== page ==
Step 4: Common mistakes when writing a press release

1) The story isn’t actually newsworthy

First things first. Is your story actually a story? Is it new or interesting? Will people outside your organization really care about it? If the answer to these questions is yes, then you might be onto something. If it’s not new, not interesting and you’re not sure if anyone will really care, it might be a good idea to come up with something else.

Reserve press releases only for the most timely and newsworthy announcements about your client or company. So often business leaders and PR pros get ‘release happy’ and mistakenly believe that if they’re not sending releases at a regular cadence, their media outreach is going stagnant. This simply isn’t the case.
– Robyn Ware, Principal, Robyn Ware PR
[8]

2) You’re beating around the bush

Nail the story in the first few sentences: get the facts out quickly and succinctly and the chances of a press release making it from an inbox to an editorial meeting will increase dramatically. Journalists are pushed for time more than ever before, so the importance of communicating the bones of the story in the first few lines of a press release is vital. Chances are, they’re not going to have time to read the whole thing, so the quicker you get to the point, the better.

It is 2020 and I still get exceedingly long press releases that resemble a book’s chapter. A bad book’s chapter with an excess of self-promoting adjectives. Anyone who works in media is always running against the clock with deadlines, so the best piece of advice I could give is to always remember to include the most newsworthy information at the very beginning of your press release. If you leave it to the very end, chances are that the journalist will not read that far, and a good story will be overlooked.
– Marcio Delgado, Journalist, Digital Consultant and Producer[9]

3) Press release quotes don’t come off as authentic

Whether it’s a young person talking about how happy they are to have secured an apprenticeship or a CEO analyzing the latest financial results, it’s a wise idea to make the people quoted in a press release sound real. For example, the said young person is unlikely to use words you’d need a dictionary to understand, so remember to have your story feel authentic. Just try to make sure they’re not ‘delighted’, even if they are. Here you can find more press release mistakes[10], in case you’re interested.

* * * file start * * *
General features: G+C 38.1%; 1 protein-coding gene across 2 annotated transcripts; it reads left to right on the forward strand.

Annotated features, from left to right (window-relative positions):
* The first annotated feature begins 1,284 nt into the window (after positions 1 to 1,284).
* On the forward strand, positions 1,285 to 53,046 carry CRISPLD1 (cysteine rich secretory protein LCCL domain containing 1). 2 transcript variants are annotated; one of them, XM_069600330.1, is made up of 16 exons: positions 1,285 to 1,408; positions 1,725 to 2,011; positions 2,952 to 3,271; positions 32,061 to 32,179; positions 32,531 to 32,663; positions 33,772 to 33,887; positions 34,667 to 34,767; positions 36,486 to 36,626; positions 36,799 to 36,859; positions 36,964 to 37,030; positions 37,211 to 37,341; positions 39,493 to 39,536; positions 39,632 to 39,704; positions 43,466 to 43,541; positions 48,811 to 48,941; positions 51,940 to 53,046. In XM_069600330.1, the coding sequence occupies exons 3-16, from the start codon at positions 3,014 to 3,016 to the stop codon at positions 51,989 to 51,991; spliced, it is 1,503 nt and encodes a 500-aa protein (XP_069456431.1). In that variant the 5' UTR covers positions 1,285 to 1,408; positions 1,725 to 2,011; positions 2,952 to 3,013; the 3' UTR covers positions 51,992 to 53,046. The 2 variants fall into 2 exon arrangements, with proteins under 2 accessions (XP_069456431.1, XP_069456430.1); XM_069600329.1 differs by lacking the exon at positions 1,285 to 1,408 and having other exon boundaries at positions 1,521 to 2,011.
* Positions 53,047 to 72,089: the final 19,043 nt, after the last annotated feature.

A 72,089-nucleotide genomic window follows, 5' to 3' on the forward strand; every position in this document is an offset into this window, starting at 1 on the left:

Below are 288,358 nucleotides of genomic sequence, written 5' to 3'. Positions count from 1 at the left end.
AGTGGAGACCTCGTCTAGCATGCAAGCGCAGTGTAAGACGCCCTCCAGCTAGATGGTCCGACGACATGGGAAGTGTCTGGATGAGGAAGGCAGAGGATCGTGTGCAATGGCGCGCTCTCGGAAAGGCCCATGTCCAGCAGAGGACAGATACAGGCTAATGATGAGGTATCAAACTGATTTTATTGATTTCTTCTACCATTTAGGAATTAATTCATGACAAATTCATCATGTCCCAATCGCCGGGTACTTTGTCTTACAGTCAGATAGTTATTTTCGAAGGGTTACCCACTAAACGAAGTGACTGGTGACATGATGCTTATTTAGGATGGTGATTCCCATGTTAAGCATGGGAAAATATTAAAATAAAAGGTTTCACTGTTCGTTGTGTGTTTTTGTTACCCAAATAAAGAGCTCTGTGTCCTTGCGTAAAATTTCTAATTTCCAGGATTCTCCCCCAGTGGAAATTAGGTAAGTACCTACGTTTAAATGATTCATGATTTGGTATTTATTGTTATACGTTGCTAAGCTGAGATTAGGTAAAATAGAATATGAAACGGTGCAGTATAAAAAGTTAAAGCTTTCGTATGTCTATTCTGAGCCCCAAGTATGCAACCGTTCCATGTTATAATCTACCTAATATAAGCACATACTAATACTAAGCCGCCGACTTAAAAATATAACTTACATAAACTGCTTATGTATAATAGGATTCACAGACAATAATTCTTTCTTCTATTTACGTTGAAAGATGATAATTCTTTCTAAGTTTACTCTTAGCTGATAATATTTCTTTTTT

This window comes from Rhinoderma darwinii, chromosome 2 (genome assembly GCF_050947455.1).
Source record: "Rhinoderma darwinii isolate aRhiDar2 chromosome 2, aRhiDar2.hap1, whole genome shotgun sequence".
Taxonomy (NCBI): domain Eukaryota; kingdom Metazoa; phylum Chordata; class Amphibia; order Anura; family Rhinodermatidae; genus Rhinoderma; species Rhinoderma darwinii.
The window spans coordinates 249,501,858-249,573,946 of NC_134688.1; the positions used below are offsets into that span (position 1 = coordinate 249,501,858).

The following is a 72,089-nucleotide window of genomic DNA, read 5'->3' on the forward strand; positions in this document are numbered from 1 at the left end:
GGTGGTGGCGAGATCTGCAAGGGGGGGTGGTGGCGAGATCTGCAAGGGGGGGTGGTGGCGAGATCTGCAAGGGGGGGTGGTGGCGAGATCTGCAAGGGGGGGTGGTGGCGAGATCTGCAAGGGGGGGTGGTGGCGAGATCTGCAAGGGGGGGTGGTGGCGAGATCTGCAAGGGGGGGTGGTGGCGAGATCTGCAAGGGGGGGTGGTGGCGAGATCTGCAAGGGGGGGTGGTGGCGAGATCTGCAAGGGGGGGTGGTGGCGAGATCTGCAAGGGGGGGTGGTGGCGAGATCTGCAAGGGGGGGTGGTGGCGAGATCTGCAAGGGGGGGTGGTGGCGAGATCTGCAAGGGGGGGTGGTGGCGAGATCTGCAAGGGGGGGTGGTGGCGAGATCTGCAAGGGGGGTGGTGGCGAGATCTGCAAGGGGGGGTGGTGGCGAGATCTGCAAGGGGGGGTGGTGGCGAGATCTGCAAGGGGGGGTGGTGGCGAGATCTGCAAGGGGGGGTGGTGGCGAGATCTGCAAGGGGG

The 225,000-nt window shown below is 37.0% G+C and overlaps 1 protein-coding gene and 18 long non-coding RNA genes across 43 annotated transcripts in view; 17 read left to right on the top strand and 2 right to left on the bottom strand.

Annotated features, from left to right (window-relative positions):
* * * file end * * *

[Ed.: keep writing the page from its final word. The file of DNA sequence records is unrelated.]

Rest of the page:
Step 5: Press release examples

Congratulations! By now, you should have all the necessary knowledge to write a good press release. If you need some more guidance, we have a few press release examples for you to draw inspiration from:

We hope this helps. Till the next time!

Editor’s Note: This post was originally published in June 2016 and has been updated for comprehensiveness.

References

  1. ^ write a winning press release (prowly.com)
  2. ^ Nahigian Strategies (nahigianstrategies.com)
  3. ^ Media Publicity Mentor (www.sandracoffeyvoiceover.com)
  4. ^ David Rudolph (www.linkedin.com)
  5. ^ at the right time (prowly.com)
  6. ^ check out these press release examples (prowly.com)
  7. ^ Press Release Creator (prowly.com)
  8. ^ Robyn Ware PR (www.linkedin.com)
  9. ^ Journalist, Digital Consultant and Producer (marciodelgado.com)
  10. ^ Here you can find more press release mistakes (prowly.com)